Combustible Celluloid
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With: Andy Gillet, Stéphanie Crayencour, Cécile Cassel, Mathilde Mosnier, Jocelyn Quivrin
Written by: Eric Rohmer, based on a novel Honoré d'Urfé
Directed by: Eric Rohmer
MPAA Rating: Unrated
Language: French with English subtitles
Running Time: 109
Date: 09/01/2007

The Romance of Astrea and Celadon (2008)

1 Star (out of 4)

A Report from SFIFF

By Jeffrey M. Anderson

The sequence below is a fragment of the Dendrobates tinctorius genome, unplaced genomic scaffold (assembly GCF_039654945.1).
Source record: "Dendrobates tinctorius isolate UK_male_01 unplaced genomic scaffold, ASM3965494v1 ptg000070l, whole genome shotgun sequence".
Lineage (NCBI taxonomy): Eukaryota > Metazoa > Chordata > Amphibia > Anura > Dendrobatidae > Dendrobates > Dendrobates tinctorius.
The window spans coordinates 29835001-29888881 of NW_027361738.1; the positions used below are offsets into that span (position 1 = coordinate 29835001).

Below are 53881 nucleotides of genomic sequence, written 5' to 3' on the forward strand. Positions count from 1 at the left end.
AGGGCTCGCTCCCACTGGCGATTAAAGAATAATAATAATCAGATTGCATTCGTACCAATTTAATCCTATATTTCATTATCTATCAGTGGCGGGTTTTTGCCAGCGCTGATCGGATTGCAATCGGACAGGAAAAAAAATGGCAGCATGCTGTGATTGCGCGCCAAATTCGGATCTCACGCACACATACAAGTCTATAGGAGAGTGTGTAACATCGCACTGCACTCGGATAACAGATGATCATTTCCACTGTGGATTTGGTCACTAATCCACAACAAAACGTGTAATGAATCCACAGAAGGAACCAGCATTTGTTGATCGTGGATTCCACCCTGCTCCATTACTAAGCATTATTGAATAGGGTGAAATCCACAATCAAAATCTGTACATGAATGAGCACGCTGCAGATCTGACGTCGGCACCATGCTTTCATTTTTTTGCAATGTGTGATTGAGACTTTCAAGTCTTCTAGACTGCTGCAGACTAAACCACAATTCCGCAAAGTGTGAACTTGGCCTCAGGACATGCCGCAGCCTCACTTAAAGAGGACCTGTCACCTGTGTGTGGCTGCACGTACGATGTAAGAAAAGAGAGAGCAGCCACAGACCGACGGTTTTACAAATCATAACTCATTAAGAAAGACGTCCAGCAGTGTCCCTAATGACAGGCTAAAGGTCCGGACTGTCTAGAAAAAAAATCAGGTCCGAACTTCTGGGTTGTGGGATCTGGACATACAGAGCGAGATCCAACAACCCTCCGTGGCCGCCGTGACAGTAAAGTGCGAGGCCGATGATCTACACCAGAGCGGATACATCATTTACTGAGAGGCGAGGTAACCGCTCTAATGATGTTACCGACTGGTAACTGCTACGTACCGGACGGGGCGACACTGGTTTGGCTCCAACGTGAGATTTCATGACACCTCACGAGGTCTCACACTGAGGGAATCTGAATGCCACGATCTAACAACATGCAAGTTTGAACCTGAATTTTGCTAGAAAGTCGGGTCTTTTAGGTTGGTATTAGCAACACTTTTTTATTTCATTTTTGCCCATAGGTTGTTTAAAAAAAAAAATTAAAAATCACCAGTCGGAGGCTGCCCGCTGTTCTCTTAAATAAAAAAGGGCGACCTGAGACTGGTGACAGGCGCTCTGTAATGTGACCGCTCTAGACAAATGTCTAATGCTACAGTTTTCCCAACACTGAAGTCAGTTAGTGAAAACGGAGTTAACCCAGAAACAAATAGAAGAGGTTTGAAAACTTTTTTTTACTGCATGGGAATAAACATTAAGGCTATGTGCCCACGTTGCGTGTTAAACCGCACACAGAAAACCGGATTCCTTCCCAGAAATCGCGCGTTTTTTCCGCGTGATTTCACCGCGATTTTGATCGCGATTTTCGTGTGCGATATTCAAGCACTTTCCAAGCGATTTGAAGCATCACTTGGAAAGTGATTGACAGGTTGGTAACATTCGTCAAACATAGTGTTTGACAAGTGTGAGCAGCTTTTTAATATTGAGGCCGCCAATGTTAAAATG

SAN FRANCISCO INTERNATIONAL FILM FESTIVAL: Here's the problem with the French auteur theory: if a certified auteur like Eric Rohmer makes a film as bloody awful as The Romance of Astrea and Celadon, you're still supposed to take it seriously and find something worthwhile within it. Rohmer is masterful at making contemporary films about smart, young French people who talk a lot and eventually fall in love (or not). The best of these are the ones that fall into his three series: "Six Moral Tales," "Comedies and Proverbs" and the "Four Seasons." When he deviates from this successful formula, (as with his last two films), Rohmer is a bit harder to take. Based on a novel by Honoré d'Urfé, The Romance of Astrea and Celadon is set in the 5th century, when shepherds dressed and acted like passive, helpless women. The movie depends on grand overwhelming passions, sending spectators into collective swoons, but Rohmer's approach is too intellectual. He never even gets close to the corporeal level the material demands. The hero argues with his beloved and tries to kill himself. Nymphs rescue him, he whines and frets a lot and eventually disguises himself as a girl to win her back. The only thing missing is a scene in which he weeps while watching "Oprah" and then asks someone to open a tight jar lid for him. (Note: the novel was written in the 17th century, but the story is set in the 5th century.)

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